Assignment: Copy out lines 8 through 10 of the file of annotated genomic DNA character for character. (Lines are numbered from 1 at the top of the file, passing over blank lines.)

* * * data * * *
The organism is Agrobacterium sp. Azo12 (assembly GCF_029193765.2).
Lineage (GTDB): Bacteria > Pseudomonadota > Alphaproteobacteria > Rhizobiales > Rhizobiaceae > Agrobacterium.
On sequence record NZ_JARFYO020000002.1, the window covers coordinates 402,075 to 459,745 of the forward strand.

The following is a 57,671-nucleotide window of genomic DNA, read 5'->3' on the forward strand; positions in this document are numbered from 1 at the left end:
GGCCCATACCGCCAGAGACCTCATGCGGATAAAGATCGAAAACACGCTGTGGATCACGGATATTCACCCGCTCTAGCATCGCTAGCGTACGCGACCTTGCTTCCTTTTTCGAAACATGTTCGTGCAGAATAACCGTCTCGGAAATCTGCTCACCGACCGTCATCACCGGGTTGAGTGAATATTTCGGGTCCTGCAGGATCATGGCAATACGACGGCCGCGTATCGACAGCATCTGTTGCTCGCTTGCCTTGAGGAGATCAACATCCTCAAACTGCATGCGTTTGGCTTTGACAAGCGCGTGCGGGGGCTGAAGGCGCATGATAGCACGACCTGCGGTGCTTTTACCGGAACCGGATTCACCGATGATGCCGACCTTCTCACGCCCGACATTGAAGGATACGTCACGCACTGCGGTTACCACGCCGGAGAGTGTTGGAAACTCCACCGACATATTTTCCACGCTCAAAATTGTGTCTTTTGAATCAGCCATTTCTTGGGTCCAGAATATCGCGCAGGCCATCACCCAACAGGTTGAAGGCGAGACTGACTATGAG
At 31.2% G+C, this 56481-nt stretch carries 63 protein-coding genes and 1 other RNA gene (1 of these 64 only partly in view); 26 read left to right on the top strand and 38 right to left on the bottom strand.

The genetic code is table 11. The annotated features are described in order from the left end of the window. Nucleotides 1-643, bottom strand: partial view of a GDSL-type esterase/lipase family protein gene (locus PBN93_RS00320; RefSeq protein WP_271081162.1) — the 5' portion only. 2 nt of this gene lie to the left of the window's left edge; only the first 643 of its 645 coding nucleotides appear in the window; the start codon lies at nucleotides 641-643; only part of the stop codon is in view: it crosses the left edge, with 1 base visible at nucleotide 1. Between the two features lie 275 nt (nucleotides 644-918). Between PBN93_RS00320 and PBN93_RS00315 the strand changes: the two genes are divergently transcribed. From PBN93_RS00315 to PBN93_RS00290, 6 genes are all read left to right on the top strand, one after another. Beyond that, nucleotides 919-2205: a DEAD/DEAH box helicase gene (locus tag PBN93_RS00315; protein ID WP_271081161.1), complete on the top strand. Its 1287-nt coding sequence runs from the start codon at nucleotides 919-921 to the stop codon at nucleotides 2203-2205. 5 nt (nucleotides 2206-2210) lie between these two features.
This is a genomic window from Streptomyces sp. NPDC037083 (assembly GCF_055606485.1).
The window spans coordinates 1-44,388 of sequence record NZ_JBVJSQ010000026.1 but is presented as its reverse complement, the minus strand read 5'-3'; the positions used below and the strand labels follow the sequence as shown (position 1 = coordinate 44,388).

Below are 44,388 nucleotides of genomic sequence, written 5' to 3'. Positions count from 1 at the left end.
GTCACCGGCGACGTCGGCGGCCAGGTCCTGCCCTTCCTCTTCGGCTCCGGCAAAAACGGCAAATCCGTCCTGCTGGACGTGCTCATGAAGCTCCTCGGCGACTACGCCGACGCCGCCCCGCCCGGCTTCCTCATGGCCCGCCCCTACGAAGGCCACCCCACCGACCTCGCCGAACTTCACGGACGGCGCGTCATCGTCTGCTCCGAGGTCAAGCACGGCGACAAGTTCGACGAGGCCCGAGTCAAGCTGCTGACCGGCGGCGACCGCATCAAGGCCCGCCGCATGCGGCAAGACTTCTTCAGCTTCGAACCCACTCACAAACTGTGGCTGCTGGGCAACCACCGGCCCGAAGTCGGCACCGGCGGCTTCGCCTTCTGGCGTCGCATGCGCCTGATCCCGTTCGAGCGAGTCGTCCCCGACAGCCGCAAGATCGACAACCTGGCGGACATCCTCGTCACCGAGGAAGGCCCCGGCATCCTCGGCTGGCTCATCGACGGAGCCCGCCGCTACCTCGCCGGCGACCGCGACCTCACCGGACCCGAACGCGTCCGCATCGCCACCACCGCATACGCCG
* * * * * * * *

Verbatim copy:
This is a genomic window from Streptomyces sp. NPDC037083 (assembly GCF_055606485.1).
The window spans coordinates 1-44,388 of sequence record NZ_JBVJSQ010000026.1 but is presented as its reverse complement, the minus strand read 5'-3'; the positions used below and the strand labels follow the sequence as shown (position 1 = coordinate 44,388).

Below are 44,388 nucleotides of genomic sequence, written 5' to 3'. Positions count from 1 at the left end.